US Navy Tests Next-Gen Hovercraft Capable of Carrying Abrams Tank

The US Navy’s next-generation landing craft completed well deck interoperability testing recently, demonstrating its readiness for fleet integration. 

The Ship to Shore Connector (SSC) hovercraft performed multiple “well deck entries and exits” from the USS Carter Hall “as part of the first phase of ship interface testing and helped validate user requirements,” the service revealed.

The Textron-built SSC will replace the Landing Craft, Air Cushion (LCAC) hovercraft (also a Textron product), which has been in service since the 1980s.

The next-generation landing craft, Ship to Shore Connector. Image: Michael Macdonald/US Navy

Greater Payload

The Texas-based defense firm delivered the first of 14 planned SSCs to the navy in 2020 as part of the Ship to Shore Connector program. The program envisions a fleet of hovercraft that require fewer operators, are easier to maintain, and have a greater payload-carrying capacity. 

At 74 tons, the SSCs can carry over 10 tons more than its predecessor — including an Abrams tank — giving it an advantage over the LCAC during an amphibious assault.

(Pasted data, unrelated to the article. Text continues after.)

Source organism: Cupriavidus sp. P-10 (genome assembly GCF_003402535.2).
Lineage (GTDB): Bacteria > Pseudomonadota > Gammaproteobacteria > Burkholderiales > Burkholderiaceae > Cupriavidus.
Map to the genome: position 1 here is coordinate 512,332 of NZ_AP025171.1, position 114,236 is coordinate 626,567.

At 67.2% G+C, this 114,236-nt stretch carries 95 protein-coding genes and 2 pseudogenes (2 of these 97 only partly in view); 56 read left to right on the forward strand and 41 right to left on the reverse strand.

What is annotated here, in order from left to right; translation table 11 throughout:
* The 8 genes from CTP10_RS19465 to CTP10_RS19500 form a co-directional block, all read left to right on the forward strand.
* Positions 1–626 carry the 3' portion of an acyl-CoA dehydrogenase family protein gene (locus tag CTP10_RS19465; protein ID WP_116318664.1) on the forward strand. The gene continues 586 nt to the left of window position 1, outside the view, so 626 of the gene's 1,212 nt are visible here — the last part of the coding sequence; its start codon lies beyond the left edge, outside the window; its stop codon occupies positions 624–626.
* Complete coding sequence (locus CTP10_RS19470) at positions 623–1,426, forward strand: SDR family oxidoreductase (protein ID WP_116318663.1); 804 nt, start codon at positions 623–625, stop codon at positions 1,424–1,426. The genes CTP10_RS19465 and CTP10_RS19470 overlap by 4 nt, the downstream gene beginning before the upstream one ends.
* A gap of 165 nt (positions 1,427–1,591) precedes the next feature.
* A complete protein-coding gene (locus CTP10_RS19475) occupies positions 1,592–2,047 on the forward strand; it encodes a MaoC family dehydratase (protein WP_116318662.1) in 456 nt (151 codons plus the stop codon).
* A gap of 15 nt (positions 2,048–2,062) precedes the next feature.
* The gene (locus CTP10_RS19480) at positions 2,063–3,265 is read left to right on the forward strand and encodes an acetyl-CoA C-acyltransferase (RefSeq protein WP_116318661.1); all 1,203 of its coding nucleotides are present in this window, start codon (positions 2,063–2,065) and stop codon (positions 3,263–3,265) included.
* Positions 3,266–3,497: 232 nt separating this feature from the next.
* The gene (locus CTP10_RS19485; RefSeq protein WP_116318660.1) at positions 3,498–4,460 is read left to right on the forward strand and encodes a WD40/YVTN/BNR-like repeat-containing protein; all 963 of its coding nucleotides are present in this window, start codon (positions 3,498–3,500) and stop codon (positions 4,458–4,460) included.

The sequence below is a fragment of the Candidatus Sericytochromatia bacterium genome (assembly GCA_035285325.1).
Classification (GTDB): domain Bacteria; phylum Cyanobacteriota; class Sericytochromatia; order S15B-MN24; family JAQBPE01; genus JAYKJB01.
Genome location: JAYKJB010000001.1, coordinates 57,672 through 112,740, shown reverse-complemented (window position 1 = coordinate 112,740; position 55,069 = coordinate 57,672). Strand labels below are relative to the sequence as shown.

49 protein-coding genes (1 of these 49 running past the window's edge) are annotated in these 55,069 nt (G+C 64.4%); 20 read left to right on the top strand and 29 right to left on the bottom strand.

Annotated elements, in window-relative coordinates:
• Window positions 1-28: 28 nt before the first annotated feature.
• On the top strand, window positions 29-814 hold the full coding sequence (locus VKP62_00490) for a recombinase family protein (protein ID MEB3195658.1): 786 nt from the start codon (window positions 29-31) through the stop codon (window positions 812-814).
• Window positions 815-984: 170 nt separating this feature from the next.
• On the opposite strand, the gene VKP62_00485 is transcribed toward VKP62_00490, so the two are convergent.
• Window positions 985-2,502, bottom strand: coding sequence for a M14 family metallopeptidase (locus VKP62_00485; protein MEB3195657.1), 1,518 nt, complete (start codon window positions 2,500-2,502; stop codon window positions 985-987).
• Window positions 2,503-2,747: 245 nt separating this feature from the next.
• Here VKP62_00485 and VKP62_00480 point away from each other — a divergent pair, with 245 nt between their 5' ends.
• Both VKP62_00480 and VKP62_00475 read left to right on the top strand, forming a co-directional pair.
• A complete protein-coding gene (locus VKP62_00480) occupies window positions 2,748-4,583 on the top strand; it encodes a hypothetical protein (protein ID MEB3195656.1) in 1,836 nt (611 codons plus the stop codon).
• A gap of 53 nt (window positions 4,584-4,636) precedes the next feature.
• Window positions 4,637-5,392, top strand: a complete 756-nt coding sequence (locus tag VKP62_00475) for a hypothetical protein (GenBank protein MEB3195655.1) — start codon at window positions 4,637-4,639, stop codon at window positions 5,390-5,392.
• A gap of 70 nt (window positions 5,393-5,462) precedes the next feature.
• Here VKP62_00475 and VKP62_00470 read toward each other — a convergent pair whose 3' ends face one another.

The craft can move at 35 knots and carry 145 combat-armed Marines. Its skirt design reduces weight and drag, while corrosion-resistant aluminum materials are more easily available and decrease maintenance costs.

The next-generation landing craft, Ship to Shore Connector, Landing Craft, Air Cushion, successfully completed well deck interoperability testing with USS Carter Hall. Image: Ron Newsome/US Navy

More Powerful Engine 

Citing program manager Capt. Scott Searles, National Interest reported that the SSC has a more powerful Rolls Royce engine that delivers greater “speed, propulsion, and operational fuel efficiency.”

Additionally, the craft has been “specifically ruggedized for harsh environmental and military conditions.”

“It provides the capability to rapidly move assault forces within the littoral operational environment in support of the unified campaign plan missions,” Searles was quoted as saying at the 2022 Surface Navy Symposium.

“This ensures the joint force commander’s ability to conduct amphibious operations, including movement over ice, mud, river swamps, rocks, boulders, [and] obstacles up to four feet high. It’s a flying ship.”

To Join Assault Craft Unit 4

Two SSCs, meanwhile, have been delivered to the navy’s Assault Craft Unit 4, where they will go through further testing before being integrated with the fleet of LCACs.

USNI News quoted Searles as saying that the “real focus now for these craft and to deliver here to ACU 4 is to put them in the operator’s hands and allow those to be testing and training assets for their folks, getting sailors trained on how to operate these craft.”

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